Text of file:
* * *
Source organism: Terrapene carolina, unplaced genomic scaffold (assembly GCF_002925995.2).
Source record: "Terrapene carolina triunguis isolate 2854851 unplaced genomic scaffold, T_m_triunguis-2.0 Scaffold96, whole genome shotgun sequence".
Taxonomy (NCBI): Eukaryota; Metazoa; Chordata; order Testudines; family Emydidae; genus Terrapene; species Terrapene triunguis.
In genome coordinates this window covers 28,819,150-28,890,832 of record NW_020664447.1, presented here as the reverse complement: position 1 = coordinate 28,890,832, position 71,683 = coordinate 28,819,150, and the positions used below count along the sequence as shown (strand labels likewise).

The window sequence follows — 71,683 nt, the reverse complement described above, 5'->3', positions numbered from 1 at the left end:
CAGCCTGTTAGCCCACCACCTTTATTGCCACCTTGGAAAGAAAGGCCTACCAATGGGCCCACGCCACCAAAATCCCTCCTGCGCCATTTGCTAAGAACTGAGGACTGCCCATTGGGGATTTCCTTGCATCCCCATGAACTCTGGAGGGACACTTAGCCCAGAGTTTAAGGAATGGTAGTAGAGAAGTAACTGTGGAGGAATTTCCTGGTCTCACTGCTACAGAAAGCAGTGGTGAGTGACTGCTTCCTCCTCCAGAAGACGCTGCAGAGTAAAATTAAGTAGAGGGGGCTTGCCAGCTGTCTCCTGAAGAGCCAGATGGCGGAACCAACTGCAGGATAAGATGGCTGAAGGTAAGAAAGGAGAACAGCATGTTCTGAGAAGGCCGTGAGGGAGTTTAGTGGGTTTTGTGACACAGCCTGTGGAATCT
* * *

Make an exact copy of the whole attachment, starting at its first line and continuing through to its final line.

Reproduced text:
Source organism: Terrapene carolina, unplaced genomic scaffold (assembly GCF_002925995.2).
Source record: "Terrapene carolina triunguis isolate 2854851 unplaced genomic scaffold, T_m_triunguis-2.0 Scaffold96, whole genome shotgun sequence".
Taxonomy (NCBI): Eukaryota; Metazoa; Chordata; order Testudines; family Emydidae; genus Terrapene; species Terrapene triunguis.
In genome coordinates this window covers 28,819,150-28,890,832 of record NW_020664447.1, presented here as the reverse complement: position 1 = coordinate 28,890,832, position 71,683 = coordinate 28,819,150, and the positions used below count along the sequence as shown (strand labels likewise).

The window sequence follows — 71,683 nt, the reverse complement described above, 5'->3', positions numbered from 1 at the left end:
CAGCCTGTTAGCCCACCACCTTTATTGCCACCTTGGAAAGAAAGGCCTACCAATGGGCCCACGCCACCAAAATCCCTCCTGCGCCATTTGCTAAGAACTGAGGACTGCCCATTGGGGATTTCCTTGCATCCCCATGAACTCTGGAGGGACACTTAGCCCAGAGTTTAAGGAATGGTAGTAGAGAAGTAACTGTGGAGGAATTTCCTGGTCTCACTGCTACAGAAAGCAGTGGTGAGTGACTGCTTCCTCCTCCAGAAGACGCTGCAGAGTAAAATTAAGTAGAGGGGGCTTGCCAGCTGTCTCCTGAAGAGCCAGATGGCGGAACCAACTGCAGGATAAGATGGCTGAAGGTAAGAAAGGAGAACAGCATGTTCTGAGAAGGCCGTGAGGGAGTTTAGTGGGTTTTGTGACACAGCCTGTGGAATCT